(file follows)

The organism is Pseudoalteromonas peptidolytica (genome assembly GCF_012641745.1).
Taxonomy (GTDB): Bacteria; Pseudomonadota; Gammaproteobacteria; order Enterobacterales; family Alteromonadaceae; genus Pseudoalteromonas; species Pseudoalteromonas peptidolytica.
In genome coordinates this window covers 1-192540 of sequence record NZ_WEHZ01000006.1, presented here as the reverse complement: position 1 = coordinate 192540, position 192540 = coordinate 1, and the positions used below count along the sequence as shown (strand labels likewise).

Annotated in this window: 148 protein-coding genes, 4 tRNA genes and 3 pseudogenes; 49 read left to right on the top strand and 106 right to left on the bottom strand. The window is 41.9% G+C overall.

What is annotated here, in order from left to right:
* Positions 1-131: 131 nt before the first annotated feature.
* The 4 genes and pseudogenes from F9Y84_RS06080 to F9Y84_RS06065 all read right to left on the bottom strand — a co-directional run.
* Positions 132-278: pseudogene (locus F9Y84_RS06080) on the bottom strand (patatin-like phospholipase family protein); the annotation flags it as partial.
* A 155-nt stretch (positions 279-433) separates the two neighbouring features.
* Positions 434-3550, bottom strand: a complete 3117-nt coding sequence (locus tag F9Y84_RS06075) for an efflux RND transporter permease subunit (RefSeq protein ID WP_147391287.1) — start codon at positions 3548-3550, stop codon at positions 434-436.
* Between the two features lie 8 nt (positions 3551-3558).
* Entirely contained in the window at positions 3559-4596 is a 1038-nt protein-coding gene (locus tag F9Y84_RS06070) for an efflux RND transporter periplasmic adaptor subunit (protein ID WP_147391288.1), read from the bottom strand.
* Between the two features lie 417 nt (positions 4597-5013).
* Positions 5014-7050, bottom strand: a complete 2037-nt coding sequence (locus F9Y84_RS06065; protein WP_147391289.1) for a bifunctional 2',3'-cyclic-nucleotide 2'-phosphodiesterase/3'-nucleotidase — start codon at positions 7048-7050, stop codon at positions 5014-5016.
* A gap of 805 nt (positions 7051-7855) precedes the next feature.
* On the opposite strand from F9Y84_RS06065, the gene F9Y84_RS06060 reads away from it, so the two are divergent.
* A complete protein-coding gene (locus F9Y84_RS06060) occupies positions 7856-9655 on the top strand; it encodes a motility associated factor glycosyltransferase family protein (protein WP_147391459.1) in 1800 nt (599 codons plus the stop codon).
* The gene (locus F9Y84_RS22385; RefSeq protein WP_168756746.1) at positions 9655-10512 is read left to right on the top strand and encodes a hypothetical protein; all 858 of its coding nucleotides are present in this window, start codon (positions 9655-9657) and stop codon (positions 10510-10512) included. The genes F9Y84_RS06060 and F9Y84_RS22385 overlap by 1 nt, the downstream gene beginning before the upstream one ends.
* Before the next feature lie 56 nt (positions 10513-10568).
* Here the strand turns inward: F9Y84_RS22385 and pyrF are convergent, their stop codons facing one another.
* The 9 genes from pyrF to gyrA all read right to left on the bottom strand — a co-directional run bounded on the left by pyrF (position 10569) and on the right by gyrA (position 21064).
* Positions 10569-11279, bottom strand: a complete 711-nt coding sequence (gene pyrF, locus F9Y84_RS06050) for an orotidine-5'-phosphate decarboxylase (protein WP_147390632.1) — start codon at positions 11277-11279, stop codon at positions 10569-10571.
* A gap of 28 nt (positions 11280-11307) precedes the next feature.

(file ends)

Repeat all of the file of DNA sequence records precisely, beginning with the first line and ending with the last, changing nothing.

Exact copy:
The organism is Pseudoalteromonas peptidolytica (genome assembly GCF_012641745.1).
Taxonomy (GTDB): Bacteria; Pseudomonadota; Gammaproteobacteria; order Enterobacterales; family Alteromonadaceae; genus Pseudoalteromonas; species Pseudoalteromonas peptidolytica.
In genome coordinates this window covers 1-192540 of sequence record NZ_WEHZ01000006.1, presented here as the reverse complement: position 1 = coordinate 192540, position 192540 = coordinate 1, and the positions used below count along the sequence as shown (strand labels likewise).

Annotated in this window: 148 protein-coding genes, 4 tRNA genes and 3 pseudogenes; 49 read left to right on the top strand and 106 right to left on the bottom strand. The window is 41.9% G+C overall.

What is annotated here, in order from left to right:
* Positions 1-131: 131 nt before the first annotated feature.
* The 4 genes and pseudogenes from F9Y84_RS06080 to F9Y84_RS06065 all read right to left on the bottom strand — a co-directional run.
* Positions 132-278: pseudogene (locus F9Y84_RS06080) on the bottom strand (patatin-like phospholipase family protein); the annotation flags it as partial.
* A 155-nt stretch (positions 279-433) separates the two neighbouring features.
* Positions 434-3550, bottom strand: a complete 3117-nt coding sequence (locus tag F9Y84_RS06075) for an efflux RND transporter permease subunit (RefSeq protein ID WP_147391287.1) — start codon at positions 3548-3550, stop codon at positions 434-436.
* Between the two features lie 8 nt (positions 3551-3558).
* Entirely contained in the window at positions 3559-4596 is a 1038-nt protein-coding gene (locus tag F9Y84_RS06070) for an efflux RND transporter periplasmic adaptor subunit (protein ID WP_147391288.1), read from the bottom strand.
* Between the two features lie 417 nt (positions 4597-5013).
* Positions 5014-7050, bottom strand: a complete 2037-nt coding sequence (locus F9Y84_RS06065; protein WP_147391289.1) for a bifunctional 2',3'-cyclic-nucleotide 2'-phosphodiesterase/3'-nucleotidase — start codon at positions 7048-7050, stop codon at positions 5014-5016.
* A gap of 805 nt (positions 7051-7855) precedes the next feature.
* On the opposite strand from F9Y84_RS06065, the gene F9Y84_RS06060 reads away from it, so the two are divergent.
* A complete protein-coding gene (locus F9Y84_RS06060) occupies positions 7856-9655 on the top strand; it encodes a motility associated factor glycosyltransferase family protein (protein WP_147391459.1) in 1800 nt (599 codons plus the stop codon).
* The gene (locus F9Y84_RS22385; RefSeq protein WP_168756746.1) at positions 9655-10512 is read left to right on the top strand and encodes a hypothetical protein; all 858 of its coding nucleotides are present in this window, start codon (positions 9655-9657) and stop codon (positions 10510-10512) included. The genes F9Y84_RS06060 and F9Y84_RS22385 overlap by 1 nt, the downstream gene beginning before the upstream one ends.
* Before the next feature lie 56 nt (positions 10513-10568).
* Here the strand turns inward: F9Y84_RS22385 and pyrF are convergent, their stop codons facing one another.
* The 9 genes from pyrF to gyrA all read right to left on the bottom strand — a co-directional run bounded on the left by pyrF (position 10569) and on the right by gyrA (position 21064).
* Positions 10569-11279, bottom strand: a complete 711-nt coding sequence (gene pyrF, locus F9Y84_RS06050) for an orotidine-5'-phosphate decarboxylase (protein WP_147390632.1) — start codon at positions 11277-11279, stop codon at positions 10569-10571.
* A gap of 28 nt (positions 11280-11307) precedes the next feature.